20 facts about the jaguarundi

Photo by jindrich_photographe on 500px. This is a quite a mean looking cat.
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Here are 20 facts about the jaguarundi. The intention is to keep things short and concise for ease of reading and quickness of learning.

  1. As at 2002, little was known about the jaguarundi. There is still much to learn. The experts have had difficulty in classifying this small wild cat species taxonomically as it differs from all the other small South American cats in many respects.
  2. In terms of behaviour it is similar in some ways to the mountain lion.
  3. The jaguarundi has an unusual chromosome pattern and physically it looks a bit odd. It hardly looks like a cat at all. It has an elongated, low-slung body, which looks a bit like the body of a marten, weasel or otter. The legs are short and the body long and slender. The tail is relatively long. Its rounded head is slim and short with widely separated ears.
  4. Its body is covered with a ticked tabby coat. It can be grey or ashy grey and sometimes buff to brownish black and occasionally all-black.
  5. You will find the jaguarundi as far north as Mexico and as far south as southern Argentina. In short, its distribution is Mexico, Central and Southern America. Some people think this cat lives in America but the experts say that it doesn’t. If you see one, and you might, in the wild, it’s probably an escaped pet or an escaped jaguarundi from a private zoo of some sort.
  6. In the wild you will find them from sea level to elevations as high as 3200 m. They occupy a wide range of habitats from semi-arid thorn forest to wet grassland.
  7. They are active at all times of day and night. They prefer, however, to hunt during the day. Their coat colouring indicates a daytime lifestyle. The few instances when they have been radio collar tagged indicated that they are more active during daytime.
  8. They prefer to hunt on the ground but they are agile climbers and can move with ease along branches.
  9. As to hunting, they can spring 6 feet off the ground to swot at birds and sometimes investigate a noise in a bush while standing in a tripod position. It is believed that they mainly feed on small prey weighing less than 1 kg which will include rodents, birds and reptiles. Sometimes they attack and eat large animals such as rabbits, opossums and armadillos.
  10. Most observations of jaguarundis in the wild are of solitary individuals. When a male and female are together the female is in oestrus so they are together for mating. Although in the early days of observation of this cat it was thought that they lived in couples.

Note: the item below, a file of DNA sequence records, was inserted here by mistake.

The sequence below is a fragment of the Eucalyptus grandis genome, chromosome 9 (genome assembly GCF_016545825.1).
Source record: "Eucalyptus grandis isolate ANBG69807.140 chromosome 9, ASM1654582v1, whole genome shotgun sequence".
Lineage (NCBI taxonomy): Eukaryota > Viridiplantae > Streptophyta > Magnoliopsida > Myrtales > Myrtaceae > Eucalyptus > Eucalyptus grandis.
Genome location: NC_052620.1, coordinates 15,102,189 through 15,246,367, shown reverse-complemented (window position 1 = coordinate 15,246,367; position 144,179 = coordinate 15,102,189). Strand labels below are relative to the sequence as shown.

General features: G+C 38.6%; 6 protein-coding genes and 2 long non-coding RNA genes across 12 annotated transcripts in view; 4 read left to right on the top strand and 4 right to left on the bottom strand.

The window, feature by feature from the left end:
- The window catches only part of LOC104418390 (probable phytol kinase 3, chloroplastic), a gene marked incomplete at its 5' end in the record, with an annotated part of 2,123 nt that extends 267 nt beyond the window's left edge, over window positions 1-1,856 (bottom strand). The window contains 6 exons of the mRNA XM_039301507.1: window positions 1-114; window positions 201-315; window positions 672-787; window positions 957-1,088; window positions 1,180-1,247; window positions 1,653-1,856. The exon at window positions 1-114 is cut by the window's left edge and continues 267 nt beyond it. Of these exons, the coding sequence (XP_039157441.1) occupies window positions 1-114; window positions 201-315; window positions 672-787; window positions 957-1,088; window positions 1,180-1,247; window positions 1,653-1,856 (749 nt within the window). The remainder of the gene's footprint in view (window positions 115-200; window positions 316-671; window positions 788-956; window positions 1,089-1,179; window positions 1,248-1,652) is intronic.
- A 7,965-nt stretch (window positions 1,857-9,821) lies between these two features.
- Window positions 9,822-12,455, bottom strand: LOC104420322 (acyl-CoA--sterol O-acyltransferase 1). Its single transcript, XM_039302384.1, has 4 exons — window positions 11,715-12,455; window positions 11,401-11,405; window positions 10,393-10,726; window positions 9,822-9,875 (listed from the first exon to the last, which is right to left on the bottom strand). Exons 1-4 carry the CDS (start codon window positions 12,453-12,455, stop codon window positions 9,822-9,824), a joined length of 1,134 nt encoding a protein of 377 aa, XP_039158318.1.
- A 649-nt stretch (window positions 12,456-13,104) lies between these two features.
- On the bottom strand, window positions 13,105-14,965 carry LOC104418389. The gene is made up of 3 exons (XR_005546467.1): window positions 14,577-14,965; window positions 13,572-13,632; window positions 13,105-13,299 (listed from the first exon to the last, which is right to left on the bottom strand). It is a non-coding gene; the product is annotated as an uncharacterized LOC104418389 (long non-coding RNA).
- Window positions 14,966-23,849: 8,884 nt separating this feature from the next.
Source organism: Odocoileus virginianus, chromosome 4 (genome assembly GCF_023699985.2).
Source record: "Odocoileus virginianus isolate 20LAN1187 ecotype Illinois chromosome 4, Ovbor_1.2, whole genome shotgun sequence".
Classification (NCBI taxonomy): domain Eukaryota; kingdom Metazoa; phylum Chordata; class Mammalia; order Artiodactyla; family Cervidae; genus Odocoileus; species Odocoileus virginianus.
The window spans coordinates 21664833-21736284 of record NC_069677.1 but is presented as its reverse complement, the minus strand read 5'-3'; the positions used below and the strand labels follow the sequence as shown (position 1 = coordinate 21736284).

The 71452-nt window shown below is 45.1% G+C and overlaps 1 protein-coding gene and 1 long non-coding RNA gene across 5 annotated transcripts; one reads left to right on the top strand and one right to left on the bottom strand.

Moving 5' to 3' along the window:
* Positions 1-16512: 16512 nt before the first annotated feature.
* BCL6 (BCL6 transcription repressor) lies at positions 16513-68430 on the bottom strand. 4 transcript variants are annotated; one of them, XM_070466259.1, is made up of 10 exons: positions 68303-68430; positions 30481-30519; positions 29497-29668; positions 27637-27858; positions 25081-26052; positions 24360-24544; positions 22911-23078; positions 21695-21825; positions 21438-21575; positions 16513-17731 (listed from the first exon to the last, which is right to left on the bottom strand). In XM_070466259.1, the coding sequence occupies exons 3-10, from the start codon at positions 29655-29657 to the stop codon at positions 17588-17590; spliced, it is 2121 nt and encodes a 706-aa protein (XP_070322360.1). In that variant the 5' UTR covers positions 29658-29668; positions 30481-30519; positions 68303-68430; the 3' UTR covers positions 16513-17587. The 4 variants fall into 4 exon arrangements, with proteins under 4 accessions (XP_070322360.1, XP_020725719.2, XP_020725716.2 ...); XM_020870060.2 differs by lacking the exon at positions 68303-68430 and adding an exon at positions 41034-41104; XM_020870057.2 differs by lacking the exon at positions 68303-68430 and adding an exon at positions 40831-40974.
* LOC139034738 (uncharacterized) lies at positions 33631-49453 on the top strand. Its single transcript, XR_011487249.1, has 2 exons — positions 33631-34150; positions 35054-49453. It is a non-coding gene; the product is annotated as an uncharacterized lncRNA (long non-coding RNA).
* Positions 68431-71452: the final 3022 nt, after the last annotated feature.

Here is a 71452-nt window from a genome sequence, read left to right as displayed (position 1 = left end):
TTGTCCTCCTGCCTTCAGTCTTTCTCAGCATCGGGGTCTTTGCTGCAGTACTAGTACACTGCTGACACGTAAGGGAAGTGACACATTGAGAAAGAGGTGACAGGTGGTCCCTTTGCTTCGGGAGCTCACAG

11. The size of the home range is believed to be quite large measuring 88-100 km² for a male. In a study in Belize, a female had a home range measuring 20 km². They move extensively throughout their range averaging 6.6 km a day.
  12. As to the calls they make, they have an unusual and wide vocal repertoire; at least 13 distinct calls had been recorded which include purring, screaming, whistling, chattering and yapping and a wah-wah call.
  13. In terms of marking territory they make scrapes with their hind feet. Scraping to mark territory is sometimes accompanied by urination. They leave their faeces uncovered and rub their heads on objects to deposit scent.
  14. It is believed that in Mexico they have two breeding seasons annually or a single breeding season during autumn in the North of Mexico. Captive jaguarundis have given birth in January, June, August through October.
  15. Oestrus lasts for 3-5 days and the oestrus cycle lasts for approximately 53 days. When the female is sexually receptive, she rolls on her back and scent marks more often. In an enclosure she will vocalise faintly while depositing urine marks around it. During mating they behave in a similar way to domestic cats with the male grabbing the female’s neck in his teeth and the female screaming loudly when the male removes his penis.
  16. Pregnancy lasts 70-75 days. The litter size is from 1-4. In captivity the average litter size was 1.83 kittens (13 litters) and 2.33 kittens (3 litters).
  17. In the wild they make dens in dense thickets, hollow trees and overgrown ditches and thick grassy clumps.
  18. The mother does not leave her offspring alone for any length of time and as they grow up, she brings them birds and guinea pigs. By the time they are six weeks old the young can eat solid food.
  19. In captivity they reach sexual maturity at different ages from about 1.4-2 or 3 years. In zoos, jaguarundi have lived for more than 10 years.
  20. In terms of the possibility of their extinction in the wild, they are considered to be of ‘Least Concern’ under the Red List Criteria. The threats to its survival in the wild include: beeing caught in traps set for commercially valuable species, low-level hunting pressure, habitat loss and fragmentation especially to large-scale agriculture and pasture. And sometimes there is retaliatory killing of the jaguarundi when they kill poultry.

Click on the image below to read some facts for kids:

Jaguarundi Facts For Kids
Jaguarundi Facts For Kids
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